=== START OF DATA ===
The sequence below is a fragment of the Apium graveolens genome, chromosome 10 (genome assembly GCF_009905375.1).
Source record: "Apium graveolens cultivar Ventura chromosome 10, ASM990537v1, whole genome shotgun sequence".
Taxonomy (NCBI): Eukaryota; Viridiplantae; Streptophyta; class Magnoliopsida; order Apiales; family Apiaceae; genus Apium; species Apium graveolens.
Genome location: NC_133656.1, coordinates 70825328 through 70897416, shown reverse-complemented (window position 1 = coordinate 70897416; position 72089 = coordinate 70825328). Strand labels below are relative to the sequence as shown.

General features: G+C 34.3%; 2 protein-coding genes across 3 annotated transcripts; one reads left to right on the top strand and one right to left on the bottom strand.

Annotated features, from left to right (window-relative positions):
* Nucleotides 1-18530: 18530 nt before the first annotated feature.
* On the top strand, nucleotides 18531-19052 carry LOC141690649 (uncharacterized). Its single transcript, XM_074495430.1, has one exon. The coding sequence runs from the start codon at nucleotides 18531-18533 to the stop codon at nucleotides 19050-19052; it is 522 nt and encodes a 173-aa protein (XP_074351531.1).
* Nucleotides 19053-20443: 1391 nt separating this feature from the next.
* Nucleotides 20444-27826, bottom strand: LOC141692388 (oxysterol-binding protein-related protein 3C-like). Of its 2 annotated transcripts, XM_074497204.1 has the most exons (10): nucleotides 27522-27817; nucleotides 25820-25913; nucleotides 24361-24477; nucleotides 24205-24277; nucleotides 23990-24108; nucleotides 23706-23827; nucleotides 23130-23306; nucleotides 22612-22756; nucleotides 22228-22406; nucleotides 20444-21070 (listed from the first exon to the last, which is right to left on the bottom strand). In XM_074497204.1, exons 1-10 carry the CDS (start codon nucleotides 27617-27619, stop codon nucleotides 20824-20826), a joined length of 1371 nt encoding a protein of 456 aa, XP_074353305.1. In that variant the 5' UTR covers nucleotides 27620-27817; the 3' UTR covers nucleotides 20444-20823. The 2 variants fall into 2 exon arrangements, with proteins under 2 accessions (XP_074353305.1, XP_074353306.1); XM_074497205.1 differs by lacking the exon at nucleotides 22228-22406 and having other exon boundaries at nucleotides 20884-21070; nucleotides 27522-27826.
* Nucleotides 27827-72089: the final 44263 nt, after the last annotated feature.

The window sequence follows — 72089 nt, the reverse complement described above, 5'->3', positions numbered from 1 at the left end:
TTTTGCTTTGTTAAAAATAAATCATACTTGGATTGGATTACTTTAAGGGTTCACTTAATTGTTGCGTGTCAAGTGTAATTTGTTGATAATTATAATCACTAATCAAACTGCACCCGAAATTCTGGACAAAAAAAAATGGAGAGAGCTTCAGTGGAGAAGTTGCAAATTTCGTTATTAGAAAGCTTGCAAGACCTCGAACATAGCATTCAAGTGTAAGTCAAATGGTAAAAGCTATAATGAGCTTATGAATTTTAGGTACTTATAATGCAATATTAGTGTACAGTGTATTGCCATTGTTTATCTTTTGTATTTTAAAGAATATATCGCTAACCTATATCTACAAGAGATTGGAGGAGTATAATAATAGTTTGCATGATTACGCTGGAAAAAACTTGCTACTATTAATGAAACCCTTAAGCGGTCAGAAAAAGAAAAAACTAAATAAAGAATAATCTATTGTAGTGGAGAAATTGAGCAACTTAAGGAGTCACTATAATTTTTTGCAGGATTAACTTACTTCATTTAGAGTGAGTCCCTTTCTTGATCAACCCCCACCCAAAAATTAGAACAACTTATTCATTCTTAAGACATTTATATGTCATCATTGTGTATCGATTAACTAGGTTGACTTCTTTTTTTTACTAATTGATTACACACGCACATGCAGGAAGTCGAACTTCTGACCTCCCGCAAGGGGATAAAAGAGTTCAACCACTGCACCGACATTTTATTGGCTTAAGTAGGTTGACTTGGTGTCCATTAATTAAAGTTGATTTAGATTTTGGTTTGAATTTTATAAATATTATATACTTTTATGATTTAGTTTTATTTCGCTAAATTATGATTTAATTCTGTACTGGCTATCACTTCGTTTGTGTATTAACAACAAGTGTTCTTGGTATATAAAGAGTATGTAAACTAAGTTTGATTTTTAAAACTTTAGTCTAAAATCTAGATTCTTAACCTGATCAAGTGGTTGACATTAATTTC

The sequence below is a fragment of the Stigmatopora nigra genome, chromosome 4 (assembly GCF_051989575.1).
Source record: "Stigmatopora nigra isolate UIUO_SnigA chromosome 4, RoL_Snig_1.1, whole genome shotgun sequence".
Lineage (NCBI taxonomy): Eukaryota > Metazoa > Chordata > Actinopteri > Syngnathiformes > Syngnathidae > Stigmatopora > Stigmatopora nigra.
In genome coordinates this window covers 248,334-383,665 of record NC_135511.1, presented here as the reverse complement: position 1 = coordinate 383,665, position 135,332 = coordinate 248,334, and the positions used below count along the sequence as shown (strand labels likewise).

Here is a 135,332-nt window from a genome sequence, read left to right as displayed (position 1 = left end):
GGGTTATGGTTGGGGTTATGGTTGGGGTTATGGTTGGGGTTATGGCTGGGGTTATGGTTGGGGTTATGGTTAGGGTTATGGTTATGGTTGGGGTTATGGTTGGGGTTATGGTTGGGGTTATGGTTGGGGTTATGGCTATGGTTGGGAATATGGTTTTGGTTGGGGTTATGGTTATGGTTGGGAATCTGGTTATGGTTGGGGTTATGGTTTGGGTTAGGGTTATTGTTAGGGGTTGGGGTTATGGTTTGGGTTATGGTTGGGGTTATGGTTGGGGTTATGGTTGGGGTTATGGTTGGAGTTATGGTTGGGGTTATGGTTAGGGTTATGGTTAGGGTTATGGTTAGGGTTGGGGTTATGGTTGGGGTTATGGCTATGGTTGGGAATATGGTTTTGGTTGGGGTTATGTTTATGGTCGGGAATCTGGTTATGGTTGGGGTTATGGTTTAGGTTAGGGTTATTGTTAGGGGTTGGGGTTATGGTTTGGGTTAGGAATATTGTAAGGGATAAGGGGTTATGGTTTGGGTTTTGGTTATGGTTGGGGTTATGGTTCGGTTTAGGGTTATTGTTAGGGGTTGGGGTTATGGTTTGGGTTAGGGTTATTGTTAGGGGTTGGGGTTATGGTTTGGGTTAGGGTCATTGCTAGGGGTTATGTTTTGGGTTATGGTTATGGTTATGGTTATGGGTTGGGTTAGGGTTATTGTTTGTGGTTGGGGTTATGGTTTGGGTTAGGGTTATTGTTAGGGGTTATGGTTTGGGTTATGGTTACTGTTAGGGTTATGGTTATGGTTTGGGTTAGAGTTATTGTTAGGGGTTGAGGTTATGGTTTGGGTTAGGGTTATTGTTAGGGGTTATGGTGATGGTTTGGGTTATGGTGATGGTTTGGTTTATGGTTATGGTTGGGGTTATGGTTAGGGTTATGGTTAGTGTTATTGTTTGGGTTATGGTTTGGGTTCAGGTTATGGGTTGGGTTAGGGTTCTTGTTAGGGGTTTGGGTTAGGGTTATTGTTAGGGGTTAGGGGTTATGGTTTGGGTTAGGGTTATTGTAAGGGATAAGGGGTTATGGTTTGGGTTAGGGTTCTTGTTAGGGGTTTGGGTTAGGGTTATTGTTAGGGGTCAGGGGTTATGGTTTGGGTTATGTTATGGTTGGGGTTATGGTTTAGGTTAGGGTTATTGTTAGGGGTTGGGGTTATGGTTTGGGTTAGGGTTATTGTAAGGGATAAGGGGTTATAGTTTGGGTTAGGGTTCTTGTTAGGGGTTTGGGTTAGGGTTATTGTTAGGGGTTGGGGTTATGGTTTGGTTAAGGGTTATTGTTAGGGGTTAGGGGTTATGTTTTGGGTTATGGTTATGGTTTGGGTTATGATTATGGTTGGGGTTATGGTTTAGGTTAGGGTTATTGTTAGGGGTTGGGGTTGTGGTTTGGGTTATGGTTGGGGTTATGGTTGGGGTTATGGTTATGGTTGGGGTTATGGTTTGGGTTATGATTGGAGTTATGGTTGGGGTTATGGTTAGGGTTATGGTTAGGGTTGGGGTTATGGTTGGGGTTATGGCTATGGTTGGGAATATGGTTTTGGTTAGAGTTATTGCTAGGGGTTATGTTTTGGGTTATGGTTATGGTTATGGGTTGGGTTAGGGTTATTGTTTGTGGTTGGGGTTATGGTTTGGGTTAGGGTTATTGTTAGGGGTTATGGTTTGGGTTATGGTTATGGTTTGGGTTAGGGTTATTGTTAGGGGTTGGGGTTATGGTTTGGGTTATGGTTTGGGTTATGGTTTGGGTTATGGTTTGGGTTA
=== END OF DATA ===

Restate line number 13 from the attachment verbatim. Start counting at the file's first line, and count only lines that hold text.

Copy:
TTTTGCTTTGTTAAAAATAAATCATACTTGGATTGGATTACTTTAAGGGTTCACTTAATTGTTGCGTGTCAAGTGTAATTTGTTGATAATTATAATCACTAATCAAACTGCACCCGAAATTCTGGACAAAAAAAAATGGAGAGAGCTTCAGTGGAGAAGTTGCAAATTTCGTTATTAGAAAGCTTGCAAGACCTCGAACATAGCATTCAAGTGTAAGTCAAATGGTAAAAGCTATAATGAGCTTATGAATTTTAGGTACTTATAATGCAATATTAGTGTACAGTGTATTGCCATTGTTTATCTTTTGTATTTTAAAGAATATATCGCTAACCTATATCTACAAGAGATTGGAGGAGTATAATAATAGTTTGCATGATTACGCTGGAAAAAACTTGCTACTATTAATGAAACCCTTAAGCGGTCAGAAAAAGAAAAAACTAAATAAAGAATAATCTATTGTAGTGGAGAAATTGAGCAACTTAAGGAGTCACTATAATTTTTTGCAGGATTAACTTACTTCATTTAGAGTGAGTCCCTTTCTTGATCAACCCCCACCCAAAAATTAGAACAACTTATTCATTCTTAAGACATTTATATGTCATCATTGTGTATCGATTAACTAGGTTGACTTCTTTTTTTTACTAATTGATTACACACGCACATGCAGGAAGTCGAACTTCTGACCTCCCGCAAGGGGATAAAAGAGTTCAACCACTGCACCGACATTTTATTGGCTTAAGTAGGTTGACTTGGTGTCCATTAATTAAAGTTGATTTAGATTTTGGTTTGAATTTTATAAATATTATATACTTTTATGATTTAGTTTTATTTCGCTAAATTATGATTTAATTCTGTACTGGCTATCACTTCGTTTGTGTATTAACAACAAGTGTTCTTGGTATATAAAGAGTATGTAAACTAAGTTTGATTTTTAAAACTTTAGTCTAAAATCTAGATTCTTAACCTGATCAAGTGGTTGACATTAATTTC